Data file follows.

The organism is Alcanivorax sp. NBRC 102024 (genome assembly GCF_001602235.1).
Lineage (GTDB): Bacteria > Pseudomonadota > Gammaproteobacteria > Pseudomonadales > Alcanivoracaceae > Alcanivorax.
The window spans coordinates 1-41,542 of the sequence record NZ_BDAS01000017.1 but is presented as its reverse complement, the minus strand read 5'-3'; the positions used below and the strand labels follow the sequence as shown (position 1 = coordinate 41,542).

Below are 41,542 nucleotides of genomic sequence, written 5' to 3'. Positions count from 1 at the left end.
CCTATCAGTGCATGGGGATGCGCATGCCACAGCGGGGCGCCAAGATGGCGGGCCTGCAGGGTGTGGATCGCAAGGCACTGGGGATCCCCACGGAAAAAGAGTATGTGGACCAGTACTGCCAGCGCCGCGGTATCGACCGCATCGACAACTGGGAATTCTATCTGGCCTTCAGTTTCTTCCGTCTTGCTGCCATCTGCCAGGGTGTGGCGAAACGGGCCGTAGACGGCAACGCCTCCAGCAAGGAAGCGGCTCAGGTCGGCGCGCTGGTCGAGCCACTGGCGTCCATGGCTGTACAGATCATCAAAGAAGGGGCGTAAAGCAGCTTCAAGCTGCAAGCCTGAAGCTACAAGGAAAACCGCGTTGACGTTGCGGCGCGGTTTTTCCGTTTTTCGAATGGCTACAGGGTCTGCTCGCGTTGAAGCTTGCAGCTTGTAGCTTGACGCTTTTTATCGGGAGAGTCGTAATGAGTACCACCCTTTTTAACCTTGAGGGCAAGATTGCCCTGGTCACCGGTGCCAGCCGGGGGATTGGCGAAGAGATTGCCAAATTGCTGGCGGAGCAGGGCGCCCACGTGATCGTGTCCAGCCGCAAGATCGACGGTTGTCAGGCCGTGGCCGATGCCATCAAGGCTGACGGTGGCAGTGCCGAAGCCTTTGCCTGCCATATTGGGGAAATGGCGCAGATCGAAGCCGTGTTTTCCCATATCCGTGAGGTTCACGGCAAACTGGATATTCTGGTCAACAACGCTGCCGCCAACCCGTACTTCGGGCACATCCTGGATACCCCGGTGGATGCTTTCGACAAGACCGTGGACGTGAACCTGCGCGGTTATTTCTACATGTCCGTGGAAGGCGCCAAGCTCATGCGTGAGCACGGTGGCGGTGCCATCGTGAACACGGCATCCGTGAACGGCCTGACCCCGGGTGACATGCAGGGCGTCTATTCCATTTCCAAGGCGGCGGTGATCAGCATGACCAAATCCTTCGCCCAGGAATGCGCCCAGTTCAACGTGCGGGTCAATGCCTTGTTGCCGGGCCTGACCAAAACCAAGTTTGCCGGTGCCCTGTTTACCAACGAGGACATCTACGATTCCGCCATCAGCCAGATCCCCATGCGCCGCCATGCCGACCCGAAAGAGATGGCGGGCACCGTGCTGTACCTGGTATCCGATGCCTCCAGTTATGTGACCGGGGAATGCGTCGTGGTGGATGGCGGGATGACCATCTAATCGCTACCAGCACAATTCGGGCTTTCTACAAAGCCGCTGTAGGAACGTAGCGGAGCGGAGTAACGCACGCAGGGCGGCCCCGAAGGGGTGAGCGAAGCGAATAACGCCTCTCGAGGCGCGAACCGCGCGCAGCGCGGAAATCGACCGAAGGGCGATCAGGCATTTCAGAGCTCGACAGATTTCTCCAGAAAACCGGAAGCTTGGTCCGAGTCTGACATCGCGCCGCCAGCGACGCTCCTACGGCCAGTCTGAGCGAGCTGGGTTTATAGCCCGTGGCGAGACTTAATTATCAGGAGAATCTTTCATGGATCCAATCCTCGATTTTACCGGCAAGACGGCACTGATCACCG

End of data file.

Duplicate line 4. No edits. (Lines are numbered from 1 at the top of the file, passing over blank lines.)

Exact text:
Below are 41,542 nucleotides of genomic sequence, written 5' to 3'. Positions count from 1 at the left end.